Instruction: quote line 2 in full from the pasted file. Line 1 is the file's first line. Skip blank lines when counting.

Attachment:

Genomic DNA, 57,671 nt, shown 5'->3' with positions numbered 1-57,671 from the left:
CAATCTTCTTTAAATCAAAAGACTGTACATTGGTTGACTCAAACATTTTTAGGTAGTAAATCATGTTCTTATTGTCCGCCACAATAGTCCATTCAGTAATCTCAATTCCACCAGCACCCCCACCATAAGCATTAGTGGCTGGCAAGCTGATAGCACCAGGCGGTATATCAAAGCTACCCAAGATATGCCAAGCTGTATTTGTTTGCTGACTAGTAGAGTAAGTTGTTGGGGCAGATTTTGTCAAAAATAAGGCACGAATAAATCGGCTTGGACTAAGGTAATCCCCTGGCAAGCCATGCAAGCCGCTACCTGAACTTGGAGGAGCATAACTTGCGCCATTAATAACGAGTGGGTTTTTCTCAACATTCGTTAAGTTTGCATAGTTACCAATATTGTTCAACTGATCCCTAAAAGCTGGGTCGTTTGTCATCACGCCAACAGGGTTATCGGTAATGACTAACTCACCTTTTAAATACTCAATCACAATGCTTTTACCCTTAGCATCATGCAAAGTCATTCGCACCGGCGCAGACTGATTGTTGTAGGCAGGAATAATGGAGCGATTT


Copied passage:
CAATCTTCTTTAAATCAAAAGACTGTACATTGGTTGACTCAAACATTTTTAGGTAGTAAATCATGTTCTTATTGTCCGCCACAATAGTCCATTCAGTAATCTCAATTCCACCAGCACCCCCACCATAAGCATTAGTGGCTGGCAAGCTGATAGCACCAGGCGGTATATCAAAGCTACCCAAGATATGCCAAGCTGTATTTGTTTGCTGACTAGTAGAGTAAGTTGTTGGGGCAGATTTTGTCAAAAATAAGGCACGAATAAATCGGCTTGGACTAAGGTAATCCCCTGGCAAGCCATGCAAGCCGCTACCTGAACTTGGAGGAGCATAACTTGCGCCATTAATAACGAGTGGGTTTTTCTCAACATTCGTTAAGTTTGCATAGTTACCAATATTGTTCAACTGATCCCTAAAAGCTGGGTCGTTTGTCATCACGCCAACAGGGTTATCGGTAATGACTAACTCACCTTTTAAATACTCAATCACAATGCTTTTACCCTTAGCATCATGCAAAGTCATTCGCACCGGCGCAGACTGATTGTTGTAGGCAGGAATAATGGAGCGATTT